The comment period for the U.S. Fish and Wildlife Services' controversial draft recovery plan for the threatened northern spotted owl has been extended to Aug. 24.

The comment period for the U.S. Fish and Wildlife Services' controversial draft recovery plan for the threatened northern spotted owl has been extended to Aug. 24.

The deadline was June 25. The agency listed northern spotted owls as a threatened species in 1988 under the federal Endangered Species Act.

"We want to generate the widest possible discussion with the public on the best way to recover the owl," said Ren Lohoefener, regional director for the agency, in an earlier statement.

"We are genuinely interested in hearing which approach the public and other interested parties think will be most effective and why."

The draft plan, whose implementation would take 30 years at a cost of $198 million, includes shooting several hundred barred owls which researchers say are encroaching on the northern spotted owls' habitat.

In announcing the extension on Thursday, the agency did not state why the comment period was extended. However, the proposal has drawn fire from a variety of factions.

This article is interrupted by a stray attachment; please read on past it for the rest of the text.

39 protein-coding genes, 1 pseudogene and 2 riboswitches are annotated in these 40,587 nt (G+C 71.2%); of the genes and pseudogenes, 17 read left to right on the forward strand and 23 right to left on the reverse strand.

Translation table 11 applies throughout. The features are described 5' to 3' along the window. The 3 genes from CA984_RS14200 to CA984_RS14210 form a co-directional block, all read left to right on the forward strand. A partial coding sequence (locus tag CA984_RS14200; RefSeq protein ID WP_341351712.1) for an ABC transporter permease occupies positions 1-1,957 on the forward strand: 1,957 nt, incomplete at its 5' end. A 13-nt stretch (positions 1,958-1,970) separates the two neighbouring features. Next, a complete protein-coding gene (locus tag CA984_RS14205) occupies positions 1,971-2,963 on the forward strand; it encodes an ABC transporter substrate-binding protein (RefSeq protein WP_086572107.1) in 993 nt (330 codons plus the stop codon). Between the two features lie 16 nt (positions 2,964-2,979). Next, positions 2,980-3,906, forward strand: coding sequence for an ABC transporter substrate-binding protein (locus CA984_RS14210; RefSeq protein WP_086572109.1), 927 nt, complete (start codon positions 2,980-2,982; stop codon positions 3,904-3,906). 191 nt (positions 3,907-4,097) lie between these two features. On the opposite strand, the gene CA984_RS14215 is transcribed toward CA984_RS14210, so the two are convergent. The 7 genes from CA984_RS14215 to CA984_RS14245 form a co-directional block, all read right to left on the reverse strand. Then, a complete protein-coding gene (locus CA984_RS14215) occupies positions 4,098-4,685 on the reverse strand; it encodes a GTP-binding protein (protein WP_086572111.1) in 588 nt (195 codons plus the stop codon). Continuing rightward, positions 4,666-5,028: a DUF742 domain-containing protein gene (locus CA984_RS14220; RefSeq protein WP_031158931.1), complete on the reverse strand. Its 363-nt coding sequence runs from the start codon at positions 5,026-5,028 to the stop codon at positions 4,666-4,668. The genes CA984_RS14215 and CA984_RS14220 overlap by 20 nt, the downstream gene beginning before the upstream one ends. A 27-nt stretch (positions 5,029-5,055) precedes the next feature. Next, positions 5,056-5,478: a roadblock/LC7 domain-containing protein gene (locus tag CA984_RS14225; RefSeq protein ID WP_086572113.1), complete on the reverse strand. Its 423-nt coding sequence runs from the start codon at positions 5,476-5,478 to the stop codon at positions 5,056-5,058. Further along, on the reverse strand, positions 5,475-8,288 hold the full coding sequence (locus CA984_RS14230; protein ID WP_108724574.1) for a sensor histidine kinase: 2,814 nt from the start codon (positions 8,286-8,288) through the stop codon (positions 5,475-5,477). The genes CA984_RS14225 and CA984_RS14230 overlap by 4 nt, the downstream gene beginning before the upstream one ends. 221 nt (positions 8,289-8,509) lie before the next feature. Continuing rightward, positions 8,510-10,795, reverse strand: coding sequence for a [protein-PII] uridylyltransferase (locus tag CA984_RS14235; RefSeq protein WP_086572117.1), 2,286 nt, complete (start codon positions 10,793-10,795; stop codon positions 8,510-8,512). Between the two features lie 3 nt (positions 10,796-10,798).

The plan is partially the result of work by a 12-member Spotted Owl Recovery Team with representatives from federal agencies, state governments, the timber industry and the conservation community.

But team member Dominick DellaSala, executive director of the National Center for Conservation Science and Policy in Ashland, said the preferred option was pushed through by the Bush administration's oversight committee and was not a product of the recovery team.

In addition to killing barred owls, the draft plan includes two different options to conserve blocks of spotted owl habitat. One would identify conservation area boundaries in which most of the recovery actions and criteria would be targeted. The second option would also rely on a network of habitat blocks but it does not identify conservation area boundaries.

Instead, it provides a set of rules that would help guide the U.S. Forest Service and U.S. Bureau of Land Management in establishing the spotted owl conservation areas.

An electronic copy of the draft recovery plan is available at www.fws.gov/pacific/. Click on "ecological services" on the left, then on "Northern Spotted Owl Recovery Draft Plan" on the right.

Comments on the plan can be sent electronically to NSOplan@fws.gov, or mailed to NSO Recovery Plan, U.S. Fish and Wildlife Service, Ecological Services, 911 NE 11th Avenue, Portland, OR 97232.